Ingenieur Vol. 75 ingenieur July 2018-FA - Page 44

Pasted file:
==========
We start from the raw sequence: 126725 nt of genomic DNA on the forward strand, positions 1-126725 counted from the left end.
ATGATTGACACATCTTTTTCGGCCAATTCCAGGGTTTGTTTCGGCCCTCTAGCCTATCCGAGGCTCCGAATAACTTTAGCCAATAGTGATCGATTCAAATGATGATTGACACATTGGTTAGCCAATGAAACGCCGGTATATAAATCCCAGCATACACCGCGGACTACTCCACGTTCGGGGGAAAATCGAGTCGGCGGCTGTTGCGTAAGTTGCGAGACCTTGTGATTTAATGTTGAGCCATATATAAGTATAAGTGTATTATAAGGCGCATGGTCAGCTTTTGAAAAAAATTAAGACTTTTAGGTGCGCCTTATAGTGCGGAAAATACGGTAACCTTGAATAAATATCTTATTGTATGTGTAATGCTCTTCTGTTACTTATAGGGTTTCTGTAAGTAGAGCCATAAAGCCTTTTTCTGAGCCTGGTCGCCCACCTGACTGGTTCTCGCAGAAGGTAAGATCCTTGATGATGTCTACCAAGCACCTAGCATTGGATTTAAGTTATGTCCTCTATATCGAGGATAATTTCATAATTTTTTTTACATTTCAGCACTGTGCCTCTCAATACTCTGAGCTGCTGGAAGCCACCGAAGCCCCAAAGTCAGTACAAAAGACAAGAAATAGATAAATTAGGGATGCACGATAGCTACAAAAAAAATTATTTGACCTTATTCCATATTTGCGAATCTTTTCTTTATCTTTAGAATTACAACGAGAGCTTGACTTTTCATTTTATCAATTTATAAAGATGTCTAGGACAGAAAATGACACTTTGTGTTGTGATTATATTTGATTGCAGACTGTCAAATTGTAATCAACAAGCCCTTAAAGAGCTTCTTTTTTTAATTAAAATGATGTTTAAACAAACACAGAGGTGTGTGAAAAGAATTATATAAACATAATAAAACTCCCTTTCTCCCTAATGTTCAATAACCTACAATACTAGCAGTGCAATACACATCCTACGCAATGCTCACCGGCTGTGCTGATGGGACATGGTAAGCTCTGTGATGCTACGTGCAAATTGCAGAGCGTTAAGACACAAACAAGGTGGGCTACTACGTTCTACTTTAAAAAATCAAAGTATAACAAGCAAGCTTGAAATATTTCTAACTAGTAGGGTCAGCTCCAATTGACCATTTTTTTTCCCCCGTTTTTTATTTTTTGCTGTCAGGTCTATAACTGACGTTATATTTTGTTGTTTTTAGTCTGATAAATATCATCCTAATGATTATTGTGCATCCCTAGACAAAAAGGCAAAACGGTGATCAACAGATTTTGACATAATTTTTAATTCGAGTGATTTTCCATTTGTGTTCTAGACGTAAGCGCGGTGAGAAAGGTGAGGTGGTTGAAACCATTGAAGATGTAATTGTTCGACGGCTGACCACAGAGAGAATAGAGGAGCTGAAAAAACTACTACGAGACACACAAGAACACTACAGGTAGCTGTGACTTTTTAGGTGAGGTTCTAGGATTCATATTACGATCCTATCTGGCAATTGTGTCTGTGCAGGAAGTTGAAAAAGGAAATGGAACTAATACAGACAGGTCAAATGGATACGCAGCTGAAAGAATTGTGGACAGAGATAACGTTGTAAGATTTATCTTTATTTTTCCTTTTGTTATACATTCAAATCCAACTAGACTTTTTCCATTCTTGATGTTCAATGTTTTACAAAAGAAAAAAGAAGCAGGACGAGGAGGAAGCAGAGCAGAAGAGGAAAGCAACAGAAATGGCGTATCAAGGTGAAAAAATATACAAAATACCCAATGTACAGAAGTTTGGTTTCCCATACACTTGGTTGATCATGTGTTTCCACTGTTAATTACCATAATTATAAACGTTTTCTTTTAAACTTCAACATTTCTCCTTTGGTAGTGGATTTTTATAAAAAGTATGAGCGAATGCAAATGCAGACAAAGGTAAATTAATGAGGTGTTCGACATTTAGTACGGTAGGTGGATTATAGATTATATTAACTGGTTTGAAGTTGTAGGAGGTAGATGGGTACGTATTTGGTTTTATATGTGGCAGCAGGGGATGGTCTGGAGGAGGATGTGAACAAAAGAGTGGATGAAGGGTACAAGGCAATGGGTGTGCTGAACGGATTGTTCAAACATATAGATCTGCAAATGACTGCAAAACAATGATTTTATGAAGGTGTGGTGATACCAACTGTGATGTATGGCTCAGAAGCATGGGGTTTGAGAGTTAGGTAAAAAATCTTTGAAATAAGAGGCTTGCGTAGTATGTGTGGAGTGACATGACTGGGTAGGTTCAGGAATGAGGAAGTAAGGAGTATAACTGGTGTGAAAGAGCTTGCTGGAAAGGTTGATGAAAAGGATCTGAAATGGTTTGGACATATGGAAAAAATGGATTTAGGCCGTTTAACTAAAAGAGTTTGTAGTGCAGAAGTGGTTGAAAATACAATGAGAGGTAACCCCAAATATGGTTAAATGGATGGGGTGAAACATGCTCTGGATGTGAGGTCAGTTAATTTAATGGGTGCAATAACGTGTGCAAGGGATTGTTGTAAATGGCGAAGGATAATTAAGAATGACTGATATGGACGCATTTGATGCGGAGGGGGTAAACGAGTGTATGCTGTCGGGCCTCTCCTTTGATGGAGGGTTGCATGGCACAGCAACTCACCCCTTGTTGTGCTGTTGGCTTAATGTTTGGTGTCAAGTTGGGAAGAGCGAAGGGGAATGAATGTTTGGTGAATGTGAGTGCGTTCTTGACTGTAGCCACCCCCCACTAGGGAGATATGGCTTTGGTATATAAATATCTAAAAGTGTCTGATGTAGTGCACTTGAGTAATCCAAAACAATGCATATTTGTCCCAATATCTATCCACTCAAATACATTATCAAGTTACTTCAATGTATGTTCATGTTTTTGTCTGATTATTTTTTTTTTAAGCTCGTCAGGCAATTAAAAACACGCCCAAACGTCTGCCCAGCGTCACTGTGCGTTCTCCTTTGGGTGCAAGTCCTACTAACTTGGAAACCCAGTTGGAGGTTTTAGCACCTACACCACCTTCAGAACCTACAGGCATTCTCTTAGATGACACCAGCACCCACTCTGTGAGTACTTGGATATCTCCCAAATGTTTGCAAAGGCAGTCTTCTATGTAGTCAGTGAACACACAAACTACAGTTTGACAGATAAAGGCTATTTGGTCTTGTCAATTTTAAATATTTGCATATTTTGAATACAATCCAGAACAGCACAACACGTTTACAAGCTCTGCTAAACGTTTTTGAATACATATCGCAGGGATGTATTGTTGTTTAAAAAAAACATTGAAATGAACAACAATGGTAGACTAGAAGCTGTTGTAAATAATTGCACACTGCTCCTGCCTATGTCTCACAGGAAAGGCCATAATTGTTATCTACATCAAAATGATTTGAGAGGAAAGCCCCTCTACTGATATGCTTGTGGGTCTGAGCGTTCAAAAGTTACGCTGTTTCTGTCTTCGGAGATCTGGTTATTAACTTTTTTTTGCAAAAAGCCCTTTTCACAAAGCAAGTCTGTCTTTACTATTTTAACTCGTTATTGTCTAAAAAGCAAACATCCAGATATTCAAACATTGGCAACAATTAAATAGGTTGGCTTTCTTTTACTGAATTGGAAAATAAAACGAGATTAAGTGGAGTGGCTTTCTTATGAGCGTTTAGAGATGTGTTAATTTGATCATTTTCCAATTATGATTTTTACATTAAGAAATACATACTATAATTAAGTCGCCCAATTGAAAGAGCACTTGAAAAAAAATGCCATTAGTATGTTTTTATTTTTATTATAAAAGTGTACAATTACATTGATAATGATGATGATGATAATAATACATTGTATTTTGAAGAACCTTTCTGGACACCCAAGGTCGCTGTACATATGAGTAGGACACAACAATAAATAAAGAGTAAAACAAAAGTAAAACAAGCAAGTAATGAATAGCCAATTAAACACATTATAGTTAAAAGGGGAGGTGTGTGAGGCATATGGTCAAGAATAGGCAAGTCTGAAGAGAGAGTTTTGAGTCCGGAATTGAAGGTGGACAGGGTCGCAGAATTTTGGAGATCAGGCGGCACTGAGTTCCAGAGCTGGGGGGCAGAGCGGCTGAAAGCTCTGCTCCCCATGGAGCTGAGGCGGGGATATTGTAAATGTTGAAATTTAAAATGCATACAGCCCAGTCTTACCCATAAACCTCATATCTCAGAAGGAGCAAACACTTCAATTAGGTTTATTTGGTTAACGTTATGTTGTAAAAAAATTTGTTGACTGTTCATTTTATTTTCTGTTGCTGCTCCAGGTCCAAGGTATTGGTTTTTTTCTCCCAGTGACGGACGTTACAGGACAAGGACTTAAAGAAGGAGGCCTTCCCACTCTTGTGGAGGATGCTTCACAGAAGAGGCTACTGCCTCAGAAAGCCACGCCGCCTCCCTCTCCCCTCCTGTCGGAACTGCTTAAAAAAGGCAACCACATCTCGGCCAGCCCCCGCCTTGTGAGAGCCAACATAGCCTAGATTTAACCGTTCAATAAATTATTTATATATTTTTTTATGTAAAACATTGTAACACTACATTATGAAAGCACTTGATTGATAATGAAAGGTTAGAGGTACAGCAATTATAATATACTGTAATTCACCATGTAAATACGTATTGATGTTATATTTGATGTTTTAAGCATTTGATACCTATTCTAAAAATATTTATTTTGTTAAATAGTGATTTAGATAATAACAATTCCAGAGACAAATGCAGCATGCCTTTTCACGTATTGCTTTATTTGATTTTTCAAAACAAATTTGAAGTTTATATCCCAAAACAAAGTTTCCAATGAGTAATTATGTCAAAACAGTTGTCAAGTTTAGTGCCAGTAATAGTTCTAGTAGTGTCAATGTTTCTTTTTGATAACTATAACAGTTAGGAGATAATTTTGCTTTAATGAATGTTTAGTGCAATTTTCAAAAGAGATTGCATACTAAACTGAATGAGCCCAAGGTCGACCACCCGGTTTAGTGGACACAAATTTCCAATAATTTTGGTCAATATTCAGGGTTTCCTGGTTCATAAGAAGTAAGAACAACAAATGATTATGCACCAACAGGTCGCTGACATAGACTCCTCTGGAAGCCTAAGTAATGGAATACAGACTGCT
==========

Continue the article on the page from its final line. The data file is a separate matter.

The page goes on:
INGENIEUR Impact of Disruptive Technologies on Electricity Grid Infrastructure By Ir. Dr Amir Basha Ismail S ince the start of the Industrial Revolution more than 250 years ago, the global economy has been on a steep growth trajectory propelled by a series of advances in technology, as shown in Figure 1. From steam powered engines that replaced water mills, to electricity, telephones, automobiles, airplanes, transistors, computers and the internet, each new wave of technology has brought about surges in productivity and economic growth, enabling efficient new methods for performing existing tasks and giving rise to entirely new types of businesses. General purpose technologies such as steam power can be applied across economies which have massive and disruptive effects, as do internal combustion engines, electricity and the Internet. In the context of this article, the science, engineering and technology platform underpinning the electricity supply industry (ESI) has been steadily powering growth and transforming economies of most nations. The ESI powering the growth of a nation, including Malaysia, has been achieved through conventional, well- planned, centralised large-scale fossil-fuelled electricity generating stations and the associated high-voltage national power grid comprising the transmission and distribution network. The national power grid is highly robust, secure and reliable in terms of demand (load), dispatch and delivery to industrial, commercial or residential 6 42 VOL VOL 75 55 JULY-SEPTEMBER JUNE 2013 2018 consumers. The ESI has not experienced any real disruptive business environments in the past, even though the electronic data processing/number- crunching power of computer technologies has become extremely powerful in an inverse relationship to its physical hardware size. However, today many rapidly evolving potentially disruptive technologies are appearing on the horizon. For the energy/electricity sector, the disruptive technologies that can significantly impact the future ESI business environment are: • Renewable and Distributed Generation (high variability and uncertainty) • Energy Storage System (high efficiency) • Smart Grid • Internet-of-Things Electricity, which is electromagnetism-based, at the point-of-use will undoubtedly continue to be numero uno in terms of energy use in the 21st century and beyond, compared with other forms of hydrocarbon-based energy usage. Electricity delivers a precision that is unmatched by any other form of energy and it is almost infinitely versatile in how it can be utilised. Electricity has a unique characteristic however, once it is generated it has to be consumed, at the same point in time, the demand for it must be balanced exactly and simultaneously by its generation so that the 50 Hertz system frequency is maintained at all times. Future energy/electricity grid systems including those in Malaysia, will need to have high levels